It is a beautiful day here in Oregon. So before the rain returns I took the opportunity to go out and spray two of our clover fields.

Why I’m Spraying:
Today I’m spraying out the wheat that is growing from the crop that we harvested this past summer.  We can’t grow the wheat as a volunteer crop, even though it looks like it would be healthy and happy, because there is a huge risk of disease.  Also this wheat was contracted seed wheat, so we can’t reproduce or replant any seeds that may have hung around another year.

All that bright green color is volunteer wheat from the 2017 crop.

I need to kill the wheat so that the crimson clover that we planted has a chance to grow.  There is so much wheat out here that it would quickly steal not only nutrients but also water, possibly even shading out the clover.  The competition is too high so the wheat has to go.

The crimson clover, our crop for 2018, are the small broadleaf plants that you see.  As you can tell, this wheat will quickly become a problem for their survival.

What I’m Spraying:
Today I’m spraying a chemical mix that is aimed at targeting only grass species so it will not hurt the small growing crimson clover.  The mix is made up of three chemicals; clethodim, crop oil, and drift reducer, and also a whole lot of water.
Why so many chemicals in this mixture that is only aimed at one species?  Well they all play their role…

  • Clethodim is the actual grass killer. It kills on contact so must be sprayed on a dry day because the rain would just wash it off the plants before they soak it in. Making the Spray useless.
  • Crop oil helps to keep the spray on the plant material and helps the plant absorb the chemical.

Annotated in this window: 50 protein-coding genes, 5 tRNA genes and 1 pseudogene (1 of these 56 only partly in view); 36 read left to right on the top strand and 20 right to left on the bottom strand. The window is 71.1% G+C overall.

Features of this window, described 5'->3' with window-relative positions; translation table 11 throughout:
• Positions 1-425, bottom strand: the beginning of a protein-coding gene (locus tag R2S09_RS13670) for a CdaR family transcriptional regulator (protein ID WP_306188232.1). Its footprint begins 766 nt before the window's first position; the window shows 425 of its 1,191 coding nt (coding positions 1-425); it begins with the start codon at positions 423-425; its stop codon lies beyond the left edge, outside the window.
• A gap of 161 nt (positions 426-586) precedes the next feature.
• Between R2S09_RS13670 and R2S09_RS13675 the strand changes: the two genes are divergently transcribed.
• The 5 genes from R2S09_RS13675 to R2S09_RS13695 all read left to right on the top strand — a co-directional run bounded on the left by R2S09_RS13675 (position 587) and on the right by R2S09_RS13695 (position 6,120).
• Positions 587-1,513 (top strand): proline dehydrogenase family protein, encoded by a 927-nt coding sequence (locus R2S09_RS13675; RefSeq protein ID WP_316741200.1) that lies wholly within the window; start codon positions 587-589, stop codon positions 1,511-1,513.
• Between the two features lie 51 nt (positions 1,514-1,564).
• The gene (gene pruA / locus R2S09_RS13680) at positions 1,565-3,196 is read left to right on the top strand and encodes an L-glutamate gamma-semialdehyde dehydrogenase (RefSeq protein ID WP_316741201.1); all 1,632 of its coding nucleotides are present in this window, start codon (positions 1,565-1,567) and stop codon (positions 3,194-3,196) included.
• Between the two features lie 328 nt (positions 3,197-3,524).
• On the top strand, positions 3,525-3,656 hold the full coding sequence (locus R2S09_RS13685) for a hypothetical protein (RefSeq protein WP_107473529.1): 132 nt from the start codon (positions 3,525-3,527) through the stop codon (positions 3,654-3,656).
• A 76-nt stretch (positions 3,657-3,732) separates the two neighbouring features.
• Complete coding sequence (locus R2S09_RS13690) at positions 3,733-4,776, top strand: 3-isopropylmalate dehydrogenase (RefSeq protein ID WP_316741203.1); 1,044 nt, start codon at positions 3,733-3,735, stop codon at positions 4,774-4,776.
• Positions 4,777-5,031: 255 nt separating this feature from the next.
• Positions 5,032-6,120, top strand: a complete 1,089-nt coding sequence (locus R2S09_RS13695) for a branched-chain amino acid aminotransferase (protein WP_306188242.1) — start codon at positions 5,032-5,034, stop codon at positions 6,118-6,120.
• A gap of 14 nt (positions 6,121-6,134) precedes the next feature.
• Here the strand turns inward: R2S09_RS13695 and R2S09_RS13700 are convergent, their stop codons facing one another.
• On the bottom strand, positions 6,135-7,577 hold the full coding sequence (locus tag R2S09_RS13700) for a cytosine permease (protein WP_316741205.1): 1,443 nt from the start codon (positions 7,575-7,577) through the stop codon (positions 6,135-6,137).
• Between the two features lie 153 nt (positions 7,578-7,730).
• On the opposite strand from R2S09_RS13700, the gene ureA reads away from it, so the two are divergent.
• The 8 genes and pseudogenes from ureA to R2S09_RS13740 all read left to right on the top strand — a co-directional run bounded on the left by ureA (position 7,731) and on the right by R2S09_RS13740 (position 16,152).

• Drift reducer is used to make the mixture “heavier” so that the spray goes right where my target is.
  • The water is the carrier so I can get the correct rate of chemical equally across all the acres.

How much am I spraying?
Now this may suprise you! Per acre I’m putting on 19.64 gallons of water, 1.7 pints of crop oil, 8 ounces of clethodim, and only 3.2 ounces of drift reducer!  So literally picture a football field (which is about an acre), imagine spreading out four five gallon buckets of water, less than two pints of oil, one cup of weed killer, and a 1/3 cup of drift reducer over the entire field!!!  It’s truly incredible what you can do with spray technology, which I might add is not a new technology at all!

This “fog” that you see under my spray booms, it’s made up of 19.64 gallons of water and only 0.36 gallons of chemical!!

You can see from the picture above that the fog coming out of the spray boom really looks like I’m dowsing the crop.  But the reality is that with my sprayer, which has 80 foot booms, at the rate and pressure I’m spraying, I have to drive 22 feet before even 1 gallon total of spray mixture is applied.  Like I said, what we do is precise in many ways. 

So there you have it, the Why, What, and How of spraying volunteer wheat out of clover came to be my job for this sunny day.  If you have any questions about this application or any other sprays you hear of, just let me know.  I’m always here to answer questions about why we do what we do out here on the farm.


 

Farming and Family-ing 

25 Aug

Between farming and family-ing, blogging has taken a pretty big backseat the past few weeks. It’s been a lot of harvesting like this….and this…And looking at fields waiting to be harvested like this green bean field….And fields that are done for the year and are taking a break before starting to grow again for harvest 2018 like this perennial ryegrass field…

All with a little fun “Eclipse-ing” thrown in…

But what has probably kept me the most out of sorts, distracted, exhausted, not to mention puking, and excited all at the same time is this…I’d like you to meet baby Frketich #3! Due March 29th, 2018!!!

%d bloggers like this: